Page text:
Broccoli fast facts:
Cool or warm weather: Cool
Sun: 6-8 hours
Days til maturity: 8-12 weeks
Original or Leaf GreenStalk: Original
GreenStalk level: Lower levels
Needs plant support: No
For information about growing in your specific climate, check out your local extension office.
Growing broccoli in containers (especially the GreenStalk) is not hard at all! As a cool-weather crop, Broccoli can be started early in the spring for an early summer harvest, or in late summer for a fall harvest. We recommend using starter plants for beginners, or for those who have a short cool season. For those in a more mild climate, you can also sow outside from seed — just follow the directions on the packet.
A note about cool-weather plants
Growing cool-weather veggies like broccoli can be a little tricky depending on where you live. There are some years here in Tennessee where the weather skips over spring — we just go from freezing temperatures to blazing hot summer! Cool-weather veggies do better when the weather is slower to warm up. Broccoli plants do best when temperatures are between 65° and 75°F (18° and 24°C).
Growing and harvesting
Broccoli thrives in 6-8 hours of sun in cool weather. It’s not a very thirsty plant — keep the soil moist but not saturated. In cool weather, you will water less often than in warm weather.
Broccoli takes a while to mature — approximately 8-12 weeks depending on the variety you choose and your growing conditions. You can wait to harvest the main head of broccoli until it’s large, or harvest it early so more energy goes into producing side shoots. We have grown broccoli 7 inches in diameter — if you want big heads of broccoli you can definitely achieve it!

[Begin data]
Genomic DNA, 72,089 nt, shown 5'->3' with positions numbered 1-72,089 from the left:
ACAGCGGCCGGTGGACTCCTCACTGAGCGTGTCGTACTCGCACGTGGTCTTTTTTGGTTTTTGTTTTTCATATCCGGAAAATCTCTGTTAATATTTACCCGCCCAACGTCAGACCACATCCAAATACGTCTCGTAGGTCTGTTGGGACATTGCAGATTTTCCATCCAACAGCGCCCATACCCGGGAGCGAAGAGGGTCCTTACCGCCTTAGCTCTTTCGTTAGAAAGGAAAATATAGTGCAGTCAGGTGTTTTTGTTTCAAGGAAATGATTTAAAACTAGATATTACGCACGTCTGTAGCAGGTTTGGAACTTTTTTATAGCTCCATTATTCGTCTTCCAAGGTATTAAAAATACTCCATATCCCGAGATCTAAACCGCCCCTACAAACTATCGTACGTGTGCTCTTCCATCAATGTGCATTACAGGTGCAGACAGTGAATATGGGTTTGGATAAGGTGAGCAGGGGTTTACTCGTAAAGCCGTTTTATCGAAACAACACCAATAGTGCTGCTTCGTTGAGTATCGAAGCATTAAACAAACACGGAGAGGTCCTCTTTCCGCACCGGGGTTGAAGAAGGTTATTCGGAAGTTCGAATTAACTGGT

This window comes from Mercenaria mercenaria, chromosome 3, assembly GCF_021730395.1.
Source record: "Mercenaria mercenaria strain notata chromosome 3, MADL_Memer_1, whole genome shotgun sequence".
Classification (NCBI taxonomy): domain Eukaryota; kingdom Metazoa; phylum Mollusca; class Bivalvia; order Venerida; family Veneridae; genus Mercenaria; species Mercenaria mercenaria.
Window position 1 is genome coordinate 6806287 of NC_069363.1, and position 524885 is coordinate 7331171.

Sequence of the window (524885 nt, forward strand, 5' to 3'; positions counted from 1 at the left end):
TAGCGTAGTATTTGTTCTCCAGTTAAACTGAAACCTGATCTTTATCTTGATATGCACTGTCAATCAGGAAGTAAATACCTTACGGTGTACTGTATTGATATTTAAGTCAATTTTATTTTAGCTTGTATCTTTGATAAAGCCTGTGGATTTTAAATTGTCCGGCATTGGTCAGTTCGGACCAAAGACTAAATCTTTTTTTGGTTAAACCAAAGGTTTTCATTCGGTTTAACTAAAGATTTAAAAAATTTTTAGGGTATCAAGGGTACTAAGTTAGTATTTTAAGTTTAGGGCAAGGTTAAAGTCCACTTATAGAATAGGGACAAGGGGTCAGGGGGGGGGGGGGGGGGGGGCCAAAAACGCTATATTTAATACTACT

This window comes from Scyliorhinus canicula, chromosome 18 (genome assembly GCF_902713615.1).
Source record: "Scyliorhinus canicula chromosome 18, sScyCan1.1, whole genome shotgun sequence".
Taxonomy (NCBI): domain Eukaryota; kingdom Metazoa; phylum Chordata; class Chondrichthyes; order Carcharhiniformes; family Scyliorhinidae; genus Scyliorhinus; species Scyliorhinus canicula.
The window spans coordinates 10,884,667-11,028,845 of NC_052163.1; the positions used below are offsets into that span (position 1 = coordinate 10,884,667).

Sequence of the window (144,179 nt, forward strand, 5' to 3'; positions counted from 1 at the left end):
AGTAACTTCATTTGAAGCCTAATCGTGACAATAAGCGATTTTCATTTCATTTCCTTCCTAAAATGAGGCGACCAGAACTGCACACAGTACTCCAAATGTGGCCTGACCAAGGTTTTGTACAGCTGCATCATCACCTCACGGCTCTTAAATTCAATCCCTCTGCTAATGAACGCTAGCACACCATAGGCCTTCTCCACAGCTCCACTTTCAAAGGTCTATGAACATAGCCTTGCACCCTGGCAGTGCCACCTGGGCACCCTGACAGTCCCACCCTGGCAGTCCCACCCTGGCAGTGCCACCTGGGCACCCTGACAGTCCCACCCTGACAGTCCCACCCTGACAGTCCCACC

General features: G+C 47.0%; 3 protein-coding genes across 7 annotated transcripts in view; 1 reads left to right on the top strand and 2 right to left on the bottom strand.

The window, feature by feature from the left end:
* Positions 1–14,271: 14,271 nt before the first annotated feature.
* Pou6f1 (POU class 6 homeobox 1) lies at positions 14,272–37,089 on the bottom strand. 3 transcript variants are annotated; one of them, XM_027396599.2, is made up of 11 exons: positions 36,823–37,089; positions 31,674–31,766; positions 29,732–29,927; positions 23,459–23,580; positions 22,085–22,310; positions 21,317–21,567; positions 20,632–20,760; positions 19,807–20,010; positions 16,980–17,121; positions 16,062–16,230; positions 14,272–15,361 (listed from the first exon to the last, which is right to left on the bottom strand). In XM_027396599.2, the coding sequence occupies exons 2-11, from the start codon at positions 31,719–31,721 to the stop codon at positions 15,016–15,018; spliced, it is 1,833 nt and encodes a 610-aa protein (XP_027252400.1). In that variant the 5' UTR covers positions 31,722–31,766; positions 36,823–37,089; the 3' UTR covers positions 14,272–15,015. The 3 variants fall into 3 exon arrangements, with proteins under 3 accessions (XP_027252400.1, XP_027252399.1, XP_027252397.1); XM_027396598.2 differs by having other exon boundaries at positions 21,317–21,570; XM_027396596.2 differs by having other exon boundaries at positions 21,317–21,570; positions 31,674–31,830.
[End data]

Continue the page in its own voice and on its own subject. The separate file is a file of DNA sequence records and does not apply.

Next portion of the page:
Don’t let your broccoli flower. If you see little yellow buds forming, cut the main head off immediately. The flowers have an unappealing texture and cutting it off will allow the plant to start producing those side shoots – which are great too!
Broccoli plants can get quite big, so always plant toward the bottom of your GreenStalk or in a spot where they won’t shade out the plants above or below. While broccoli can get quite large, you should be able to grow without using a plant support.
Broccoli is part of the brassica family, which means there are a few pests to watch out for. Aphids, cabbage loopers, and cabbage moths are just a few. To minimize pests and disease, start with clean soil and don’t overwater. If you notice pests, you can pick the bugs off or spray with insecticidal soap. We do not recommend using an insect cover if you already have an infestation. This will just trap the pests in with your plants! However, adding a GreenStalk Insect Protection Cover is a great preventative measure early on.
We hope you’ll see for yourself how fun and easy it is to grow your own broccoli. For more information about growing in your specific climate, check out your local extension office. We’re here to help you grow — just email us at email@example.com.